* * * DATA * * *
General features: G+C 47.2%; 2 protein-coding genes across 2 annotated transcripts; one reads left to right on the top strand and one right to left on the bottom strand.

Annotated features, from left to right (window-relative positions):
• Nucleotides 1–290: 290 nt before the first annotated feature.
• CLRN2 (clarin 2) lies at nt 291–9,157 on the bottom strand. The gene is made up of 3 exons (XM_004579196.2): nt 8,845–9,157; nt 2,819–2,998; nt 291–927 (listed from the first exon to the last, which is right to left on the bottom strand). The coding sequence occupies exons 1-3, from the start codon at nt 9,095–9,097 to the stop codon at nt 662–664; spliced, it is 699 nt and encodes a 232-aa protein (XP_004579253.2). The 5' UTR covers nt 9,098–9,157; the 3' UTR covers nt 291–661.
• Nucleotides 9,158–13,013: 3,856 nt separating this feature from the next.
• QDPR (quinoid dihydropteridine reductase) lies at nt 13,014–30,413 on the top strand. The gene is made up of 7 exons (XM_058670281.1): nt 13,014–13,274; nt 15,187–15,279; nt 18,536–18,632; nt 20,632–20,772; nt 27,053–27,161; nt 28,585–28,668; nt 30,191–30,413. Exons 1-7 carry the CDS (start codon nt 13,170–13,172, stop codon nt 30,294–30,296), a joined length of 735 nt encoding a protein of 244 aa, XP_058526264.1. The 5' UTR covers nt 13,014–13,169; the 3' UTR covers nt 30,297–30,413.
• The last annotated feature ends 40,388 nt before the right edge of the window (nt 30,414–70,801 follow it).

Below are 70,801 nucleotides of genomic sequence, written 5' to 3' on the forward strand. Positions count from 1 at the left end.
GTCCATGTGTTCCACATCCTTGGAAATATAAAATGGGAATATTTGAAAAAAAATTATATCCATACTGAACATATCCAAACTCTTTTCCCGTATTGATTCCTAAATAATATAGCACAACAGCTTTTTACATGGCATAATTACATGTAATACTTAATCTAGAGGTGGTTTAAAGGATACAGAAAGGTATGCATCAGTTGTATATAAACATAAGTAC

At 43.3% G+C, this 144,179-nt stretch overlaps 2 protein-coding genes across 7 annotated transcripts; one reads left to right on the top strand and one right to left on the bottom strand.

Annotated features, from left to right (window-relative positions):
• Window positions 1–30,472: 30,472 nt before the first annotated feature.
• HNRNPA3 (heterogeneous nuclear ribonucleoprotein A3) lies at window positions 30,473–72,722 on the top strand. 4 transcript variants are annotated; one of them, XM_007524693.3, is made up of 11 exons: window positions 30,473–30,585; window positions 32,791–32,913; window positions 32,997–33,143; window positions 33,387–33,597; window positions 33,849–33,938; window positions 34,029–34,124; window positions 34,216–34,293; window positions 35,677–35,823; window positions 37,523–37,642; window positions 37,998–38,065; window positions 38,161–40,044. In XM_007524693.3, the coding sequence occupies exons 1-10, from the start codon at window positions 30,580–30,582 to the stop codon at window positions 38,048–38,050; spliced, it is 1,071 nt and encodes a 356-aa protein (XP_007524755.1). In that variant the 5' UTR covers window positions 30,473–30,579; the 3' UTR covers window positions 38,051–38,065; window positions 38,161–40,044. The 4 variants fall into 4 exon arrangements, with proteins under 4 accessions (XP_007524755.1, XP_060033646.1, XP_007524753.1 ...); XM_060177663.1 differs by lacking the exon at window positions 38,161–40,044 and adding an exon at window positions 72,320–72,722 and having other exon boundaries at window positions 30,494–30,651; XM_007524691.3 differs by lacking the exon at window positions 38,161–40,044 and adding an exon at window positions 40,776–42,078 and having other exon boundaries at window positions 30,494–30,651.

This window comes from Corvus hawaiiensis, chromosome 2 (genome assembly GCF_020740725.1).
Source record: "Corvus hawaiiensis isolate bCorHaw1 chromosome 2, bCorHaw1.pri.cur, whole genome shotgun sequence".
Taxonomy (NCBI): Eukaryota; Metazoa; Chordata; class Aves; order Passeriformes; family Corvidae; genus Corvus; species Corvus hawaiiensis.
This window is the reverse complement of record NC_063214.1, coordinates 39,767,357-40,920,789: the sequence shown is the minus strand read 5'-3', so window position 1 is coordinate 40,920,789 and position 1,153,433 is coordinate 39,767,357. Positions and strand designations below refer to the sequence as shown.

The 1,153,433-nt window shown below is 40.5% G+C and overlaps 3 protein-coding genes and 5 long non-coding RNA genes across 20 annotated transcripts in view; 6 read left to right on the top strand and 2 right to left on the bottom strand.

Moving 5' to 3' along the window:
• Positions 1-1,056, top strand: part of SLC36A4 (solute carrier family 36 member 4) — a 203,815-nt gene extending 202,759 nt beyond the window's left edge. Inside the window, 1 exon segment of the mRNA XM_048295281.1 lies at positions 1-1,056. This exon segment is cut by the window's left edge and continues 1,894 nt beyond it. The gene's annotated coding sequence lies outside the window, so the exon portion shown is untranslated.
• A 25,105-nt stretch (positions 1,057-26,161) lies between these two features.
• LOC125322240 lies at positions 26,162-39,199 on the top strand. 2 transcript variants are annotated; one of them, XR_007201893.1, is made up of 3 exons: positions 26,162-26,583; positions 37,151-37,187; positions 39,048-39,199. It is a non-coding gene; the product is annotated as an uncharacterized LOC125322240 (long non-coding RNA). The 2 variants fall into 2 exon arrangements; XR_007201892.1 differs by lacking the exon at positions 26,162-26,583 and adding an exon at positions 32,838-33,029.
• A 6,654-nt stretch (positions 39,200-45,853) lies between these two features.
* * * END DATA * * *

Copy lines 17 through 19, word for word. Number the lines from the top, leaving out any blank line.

This window is the reverse complement of record NC_063214.1, coordinates 39,767,357-40,920,789: the sequence shown is the minus strand read 5'-3', so window position 1 is coordinate 40,920,789 and position 1,153,433 is coordinate 39,767,357. Positions and strand designations below refer to the sequence as shown.

The 1,153,433-nt window shown below is 40.5% G+C and overlaps 3 protein-coding genes and 5 long non-coding RNA genes across 20 annotated transcripts in view; 6 read left to right on the top strand and 2 right to left on the bottom strand.

Moving 5' to 3' along the window: